Whether Coles is fully or partially sold, things must change. The failure of the current leadership means that there will be a complete churn of the managing directors of most Coles businesses and the great many of their direct reports.
Whoever moves into these roles will need to address the same issues recently faced by Myer, and in the past decade by Bunnings. Unless culture, vision and values are addressed, no other changes will be have any meaningful outcome.
Coles is internally defeated; most believe the company cannot succeed under the current leadership. The simple fact of a change of ownership has a high potential to ease the feeling of helplessness and inability to influence outcomes. There will be a mixture of apprehension and excitement greeting the new leaders, and this will provide a useful platform for change.
Coles is a highly political environment that fosters safe decisions rather than risk taking by management. An early priority must be to have people believe that taking risks and pushing against the tide is not just allowed – it is essential.
The new leaders must listen, listen and listen. Those closest to the customers – the people in stores – are an under-utilised giant set of ears and eyes. For example; they would have told Tooronga that the conversion of Bi-Lo to Coles was likely to drive customers elsewhere.
Communication channels must be opened and decision making hastened, instead of being buried in meetings.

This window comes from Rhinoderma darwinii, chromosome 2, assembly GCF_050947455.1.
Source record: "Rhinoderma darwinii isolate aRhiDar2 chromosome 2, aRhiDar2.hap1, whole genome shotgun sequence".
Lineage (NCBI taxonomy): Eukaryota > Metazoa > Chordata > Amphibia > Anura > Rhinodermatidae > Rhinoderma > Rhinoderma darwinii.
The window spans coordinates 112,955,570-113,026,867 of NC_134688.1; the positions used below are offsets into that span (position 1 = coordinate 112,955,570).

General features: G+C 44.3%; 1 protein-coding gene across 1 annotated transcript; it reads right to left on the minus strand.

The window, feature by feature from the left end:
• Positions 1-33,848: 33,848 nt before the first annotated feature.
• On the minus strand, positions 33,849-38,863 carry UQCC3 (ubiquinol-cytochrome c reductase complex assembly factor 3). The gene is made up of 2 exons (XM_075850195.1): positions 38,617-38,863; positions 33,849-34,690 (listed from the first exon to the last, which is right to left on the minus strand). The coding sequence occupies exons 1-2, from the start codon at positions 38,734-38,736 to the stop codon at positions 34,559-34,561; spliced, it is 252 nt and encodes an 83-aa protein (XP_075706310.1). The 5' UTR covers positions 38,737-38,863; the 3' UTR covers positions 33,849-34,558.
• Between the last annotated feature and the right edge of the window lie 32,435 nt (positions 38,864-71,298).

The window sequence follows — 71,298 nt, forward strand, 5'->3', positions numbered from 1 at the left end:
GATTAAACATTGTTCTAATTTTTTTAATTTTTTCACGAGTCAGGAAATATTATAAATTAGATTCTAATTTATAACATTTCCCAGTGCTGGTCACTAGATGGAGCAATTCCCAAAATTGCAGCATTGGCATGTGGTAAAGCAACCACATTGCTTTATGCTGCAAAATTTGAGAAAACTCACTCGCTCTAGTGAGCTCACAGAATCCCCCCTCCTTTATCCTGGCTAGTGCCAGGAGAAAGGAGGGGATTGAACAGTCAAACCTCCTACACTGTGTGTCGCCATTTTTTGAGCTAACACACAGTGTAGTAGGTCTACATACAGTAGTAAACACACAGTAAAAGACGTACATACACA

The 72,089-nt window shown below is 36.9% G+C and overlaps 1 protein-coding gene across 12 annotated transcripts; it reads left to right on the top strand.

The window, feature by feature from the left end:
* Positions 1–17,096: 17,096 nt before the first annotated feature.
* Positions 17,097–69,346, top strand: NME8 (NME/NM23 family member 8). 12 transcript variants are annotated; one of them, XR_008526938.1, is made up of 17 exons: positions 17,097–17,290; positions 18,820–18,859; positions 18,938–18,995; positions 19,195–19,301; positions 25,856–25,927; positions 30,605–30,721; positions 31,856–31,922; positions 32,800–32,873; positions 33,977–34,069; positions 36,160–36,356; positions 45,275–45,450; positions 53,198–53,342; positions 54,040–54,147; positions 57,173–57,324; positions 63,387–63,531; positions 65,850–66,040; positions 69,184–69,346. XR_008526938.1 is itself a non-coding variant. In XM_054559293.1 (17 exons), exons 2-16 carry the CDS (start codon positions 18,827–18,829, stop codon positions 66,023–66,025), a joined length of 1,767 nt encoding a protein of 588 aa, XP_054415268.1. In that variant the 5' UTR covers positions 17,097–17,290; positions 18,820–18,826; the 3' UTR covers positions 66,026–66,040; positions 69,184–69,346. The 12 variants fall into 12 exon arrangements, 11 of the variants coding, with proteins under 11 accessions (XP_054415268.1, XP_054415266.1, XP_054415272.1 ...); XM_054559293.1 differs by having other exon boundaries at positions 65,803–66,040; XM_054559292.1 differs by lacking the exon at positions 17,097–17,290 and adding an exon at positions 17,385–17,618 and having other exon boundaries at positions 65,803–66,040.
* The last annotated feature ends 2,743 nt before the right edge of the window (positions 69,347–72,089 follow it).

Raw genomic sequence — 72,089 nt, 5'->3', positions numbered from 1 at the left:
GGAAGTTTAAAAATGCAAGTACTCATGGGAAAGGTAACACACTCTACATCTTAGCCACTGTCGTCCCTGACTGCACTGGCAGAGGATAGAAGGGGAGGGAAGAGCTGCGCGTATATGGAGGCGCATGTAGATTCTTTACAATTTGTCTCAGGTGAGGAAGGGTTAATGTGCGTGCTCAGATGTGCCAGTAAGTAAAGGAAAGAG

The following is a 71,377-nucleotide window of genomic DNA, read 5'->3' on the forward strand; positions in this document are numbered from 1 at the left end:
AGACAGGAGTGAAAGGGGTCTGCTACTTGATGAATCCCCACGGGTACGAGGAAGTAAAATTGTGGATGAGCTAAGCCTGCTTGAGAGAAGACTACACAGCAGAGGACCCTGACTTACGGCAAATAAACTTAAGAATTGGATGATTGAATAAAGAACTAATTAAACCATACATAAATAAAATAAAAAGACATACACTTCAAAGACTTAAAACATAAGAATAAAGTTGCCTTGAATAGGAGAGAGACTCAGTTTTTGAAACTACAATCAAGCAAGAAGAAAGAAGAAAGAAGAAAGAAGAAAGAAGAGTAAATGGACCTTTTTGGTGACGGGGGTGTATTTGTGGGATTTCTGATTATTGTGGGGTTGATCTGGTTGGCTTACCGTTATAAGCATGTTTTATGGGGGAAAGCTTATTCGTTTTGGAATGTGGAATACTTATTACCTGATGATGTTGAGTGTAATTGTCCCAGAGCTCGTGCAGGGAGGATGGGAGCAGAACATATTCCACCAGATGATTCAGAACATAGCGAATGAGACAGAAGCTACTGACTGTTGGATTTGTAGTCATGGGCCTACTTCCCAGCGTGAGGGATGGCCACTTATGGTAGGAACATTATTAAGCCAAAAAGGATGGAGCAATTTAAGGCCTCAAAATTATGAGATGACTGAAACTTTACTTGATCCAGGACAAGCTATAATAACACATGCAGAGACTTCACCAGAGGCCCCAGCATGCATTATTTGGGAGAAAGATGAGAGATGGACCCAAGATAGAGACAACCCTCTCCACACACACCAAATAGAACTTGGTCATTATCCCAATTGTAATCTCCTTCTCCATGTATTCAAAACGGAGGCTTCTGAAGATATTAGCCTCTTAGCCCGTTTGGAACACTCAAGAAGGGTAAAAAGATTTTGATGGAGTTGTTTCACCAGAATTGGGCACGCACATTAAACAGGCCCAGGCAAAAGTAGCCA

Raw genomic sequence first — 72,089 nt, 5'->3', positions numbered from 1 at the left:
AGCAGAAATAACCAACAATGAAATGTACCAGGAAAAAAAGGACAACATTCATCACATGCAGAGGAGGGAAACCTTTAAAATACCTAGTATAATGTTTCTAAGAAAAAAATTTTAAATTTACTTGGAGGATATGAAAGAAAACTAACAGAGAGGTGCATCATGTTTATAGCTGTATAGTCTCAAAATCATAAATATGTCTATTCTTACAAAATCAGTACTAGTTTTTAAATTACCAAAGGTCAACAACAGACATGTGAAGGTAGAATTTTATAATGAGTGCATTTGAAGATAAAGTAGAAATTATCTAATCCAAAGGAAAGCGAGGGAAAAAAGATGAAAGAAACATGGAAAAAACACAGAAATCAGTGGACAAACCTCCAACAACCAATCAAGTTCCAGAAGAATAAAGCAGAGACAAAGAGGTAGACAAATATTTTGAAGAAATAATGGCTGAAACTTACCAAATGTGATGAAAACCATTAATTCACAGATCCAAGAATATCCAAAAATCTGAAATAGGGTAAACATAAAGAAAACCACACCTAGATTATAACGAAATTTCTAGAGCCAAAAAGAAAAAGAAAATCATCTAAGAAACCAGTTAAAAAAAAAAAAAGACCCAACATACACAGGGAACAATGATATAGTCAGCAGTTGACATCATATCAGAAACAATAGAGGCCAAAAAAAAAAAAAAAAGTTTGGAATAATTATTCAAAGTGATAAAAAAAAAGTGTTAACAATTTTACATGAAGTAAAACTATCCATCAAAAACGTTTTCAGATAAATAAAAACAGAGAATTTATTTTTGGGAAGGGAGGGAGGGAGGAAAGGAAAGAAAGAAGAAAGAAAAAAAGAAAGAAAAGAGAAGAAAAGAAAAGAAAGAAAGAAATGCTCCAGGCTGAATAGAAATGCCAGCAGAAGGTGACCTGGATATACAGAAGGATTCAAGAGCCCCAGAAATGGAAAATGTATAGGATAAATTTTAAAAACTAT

The new owners must paint a clear picture so that everyone in the company knows where they are going as a group. Have everyone understand the outcomes to be achieved and the role they might play in the achievement (as opposed to the tasks they might perform). Then train and develop the team so they are capable of delivering those outcomes.
Create an environment (through fairness, a sense of fun, feedback, recognition, and reward) so the team wants to be part of the journey. If work is fun, the team want to be there, they will do a good job and the customers will feel the vibe. It is axiomatic that eye contact is hard enough in most Coles businesses, and a smile is out of the question.
Allow people to take risks – and more importantly – make mistakes. They should be able to learn from their stuff-ups, not feel they have to cover them up for fear of a thrashing. Do not assume that the only good ideas come from the top down. Never second guess your team’s best efforts.
Understand that in retail, you NEVER get it right. It is always a journey, a work in progress. Perfection does not exist.
There are enough local and overseas examples of successful turnarounds of struggling retailers. It’s not hard to achieve, but they all seem to require the circuit breaker provided by new ownership and leaders.
DISCLOSURE: My wife still has her 768 Coles shares and over the last 12 years my company Orex has placed more than 500 managers into the marvellous Bunnings environment.